Want to ace that interview? Use the SOAR framework and stand out from the crowd!


Speed-dating! What comes to mind when you hear the phrase? Stress. Anxiety. Uncertainty. Awkwardness. A job interview comes with pretty much the same level (or more) of pressure, minus the element of fun. All eyes are on potential candidates to see if they are indeed the right fit, in a rather short time span.

So, now that you’ve landed an interview, what next? (And oh, congratulations, by the way!)
However clichéd it may sound, the key to nailing 
any interview is to make sure you stand out from the crowd. And that certainly won’t happen with mediocre answers. Through effective and memorable answers, a candidate can demonstrate self-awareness and certainly make a lasting impression. This is where stories and anecdotes come in use instead of merely stating facts. Adding a personal touch during an interview allows the interviewer to relate to you in a meaningful way and is far more impactful than simply reciting the ‘best practice’ answer that the interviewer has heard a zillion times.

Let’s take a look at a handy and helpful framework that can help us streamline our ‘stories’. Not only will the SOAR model help you prepare concrete answers to interview questions, especially behavioural ones, it will also provide a structure to keep you focused (Read: stops you from rambling off point!).

The SOAR model 
The SOAR framework divides your ‘story’ into four sections – situation, obstacles, action, and results.
(Note: A variation of this model is STAR – situation, tasks, replace, and obstacles)



To begin with, provide some context and a brief overview to set the scene. Give them a real flavour of the conditions you faced, vividly but concisely (Think: environment, role, department, timeframe, etc.).
For example – In my second year of college, I was selected to be a part of the organizing committee for the inaugural Thinkfest, an event bringing together high-profile thought-leaders, trendsetters, and artists to present diverse ideas around a central theme.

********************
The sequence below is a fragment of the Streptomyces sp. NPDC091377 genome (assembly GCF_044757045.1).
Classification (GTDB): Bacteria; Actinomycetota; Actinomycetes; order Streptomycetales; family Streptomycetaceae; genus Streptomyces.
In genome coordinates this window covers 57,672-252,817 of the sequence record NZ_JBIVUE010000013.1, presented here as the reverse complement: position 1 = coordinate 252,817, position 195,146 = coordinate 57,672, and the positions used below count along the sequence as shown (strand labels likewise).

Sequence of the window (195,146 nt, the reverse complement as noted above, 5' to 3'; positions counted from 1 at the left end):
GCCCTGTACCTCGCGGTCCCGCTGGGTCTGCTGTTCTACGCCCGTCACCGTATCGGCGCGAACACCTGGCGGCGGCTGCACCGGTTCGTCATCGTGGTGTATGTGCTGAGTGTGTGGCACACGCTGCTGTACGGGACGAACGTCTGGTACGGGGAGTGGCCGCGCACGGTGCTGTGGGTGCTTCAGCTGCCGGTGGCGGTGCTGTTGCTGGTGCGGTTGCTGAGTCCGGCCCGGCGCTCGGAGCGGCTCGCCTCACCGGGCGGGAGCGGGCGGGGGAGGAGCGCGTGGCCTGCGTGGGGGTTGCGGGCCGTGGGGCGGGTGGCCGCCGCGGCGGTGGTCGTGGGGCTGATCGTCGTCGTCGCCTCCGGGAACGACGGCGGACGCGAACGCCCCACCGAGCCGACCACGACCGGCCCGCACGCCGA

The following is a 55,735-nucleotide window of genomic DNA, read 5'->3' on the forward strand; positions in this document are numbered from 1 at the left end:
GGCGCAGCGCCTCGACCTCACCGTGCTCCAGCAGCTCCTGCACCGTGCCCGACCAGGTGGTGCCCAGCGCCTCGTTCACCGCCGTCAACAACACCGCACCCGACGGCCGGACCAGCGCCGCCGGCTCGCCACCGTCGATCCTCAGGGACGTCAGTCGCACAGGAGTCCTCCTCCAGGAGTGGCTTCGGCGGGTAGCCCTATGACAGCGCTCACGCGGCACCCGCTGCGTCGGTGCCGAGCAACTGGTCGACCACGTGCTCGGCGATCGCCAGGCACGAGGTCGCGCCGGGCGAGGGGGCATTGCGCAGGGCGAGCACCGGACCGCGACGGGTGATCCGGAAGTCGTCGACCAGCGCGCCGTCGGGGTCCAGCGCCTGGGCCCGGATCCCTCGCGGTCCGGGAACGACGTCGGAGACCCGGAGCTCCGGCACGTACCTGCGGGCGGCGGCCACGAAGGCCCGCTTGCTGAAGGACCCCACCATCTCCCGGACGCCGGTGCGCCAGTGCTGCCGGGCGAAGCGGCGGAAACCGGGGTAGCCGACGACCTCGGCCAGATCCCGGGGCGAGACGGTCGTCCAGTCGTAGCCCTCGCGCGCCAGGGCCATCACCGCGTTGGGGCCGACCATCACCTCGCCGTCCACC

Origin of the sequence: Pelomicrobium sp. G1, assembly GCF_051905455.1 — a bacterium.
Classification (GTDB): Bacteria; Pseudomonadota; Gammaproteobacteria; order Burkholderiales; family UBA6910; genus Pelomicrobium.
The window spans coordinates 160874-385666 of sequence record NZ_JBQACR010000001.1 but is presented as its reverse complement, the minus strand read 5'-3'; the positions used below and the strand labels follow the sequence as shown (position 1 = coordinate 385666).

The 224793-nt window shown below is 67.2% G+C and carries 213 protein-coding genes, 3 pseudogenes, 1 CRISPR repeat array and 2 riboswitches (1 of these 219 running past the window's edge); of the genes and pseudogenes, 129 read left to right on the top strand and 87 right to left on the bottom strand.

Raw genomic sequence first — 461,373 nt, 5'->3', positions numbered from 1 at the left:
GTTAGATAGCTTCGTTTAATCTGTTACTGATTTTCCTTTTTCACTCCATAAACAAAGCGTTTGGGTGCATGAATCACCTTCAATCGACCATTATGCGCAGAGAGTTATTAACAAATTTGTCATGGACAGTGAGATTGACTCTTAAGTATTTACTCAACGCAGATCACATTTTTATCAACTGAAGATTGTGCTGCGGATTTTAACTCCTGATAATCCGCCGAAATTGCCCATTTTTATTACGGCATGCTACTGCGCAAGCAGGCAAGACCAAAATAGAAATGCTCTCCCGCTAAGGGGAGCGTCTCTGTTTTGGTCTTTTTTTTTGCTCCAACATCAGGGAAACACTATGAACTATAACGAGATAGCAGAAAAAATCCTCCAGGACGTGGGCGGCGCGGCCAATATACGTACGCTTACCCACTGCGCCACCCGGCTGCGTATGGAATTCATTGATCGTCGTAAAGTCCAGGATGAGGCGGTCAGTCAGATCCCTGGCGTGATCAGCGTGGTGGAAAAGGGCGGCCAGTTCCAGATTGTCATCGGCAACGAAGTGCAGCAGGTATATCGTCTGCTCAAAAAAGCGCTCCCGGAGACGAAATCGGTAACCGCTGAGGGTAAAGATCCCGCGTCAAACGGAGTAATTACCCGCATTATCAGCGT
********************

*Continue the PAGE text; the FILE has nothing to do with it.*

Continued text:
If you launch straight into a dialogue on obstacles you faced or how you dealt with them without providing any context, an interviewer will not get a true sense of the challenge, your role, or your capabilities. Furthermore, it will reflect poorly on your communication skills (Think: speed-dating without introducing yourself).

Obstacles / Tasks
Now, outline the challenges and issues that you had to overcome. If you’re using the STAR framework, describe your responsibilities and what was expected of you.

For example – Although all committee members had different roles, our work overlapped and our individual responsibilities were not clear. Being the junior-most on the committee, it wasn’t easy to get my voice heard!

You will now be in the spotlight to explain just how you dealt with that pain-in-the-neck boss, sticky situation, lazy teammate, or whatever obstacle you faced! You should go on to explain how you came up with a plan of action and the concrete steps you took to resolve the situation.

For example – I had a lot of ideas about what we could do, but team meetings were often heated and no one listened to anyone! I decided to send an email to the team detailing my ideas, hoping it would give me a chance to be heard. To decide the theme, I suggested that we take an online poll and let the student body vote on three themes. I also proposed forming sub-committees for things like sales & marketing, event organisation, venue, logistics, etc. If we had a meeting to establish clear roles, responsibilities, and expectations within the sub-committees, we would work in a much more efficient manner and things would be transparent. Luckily my email was very well received and led to an effective exchange of ideas in writing, where people were actually reading and reflecting before responding!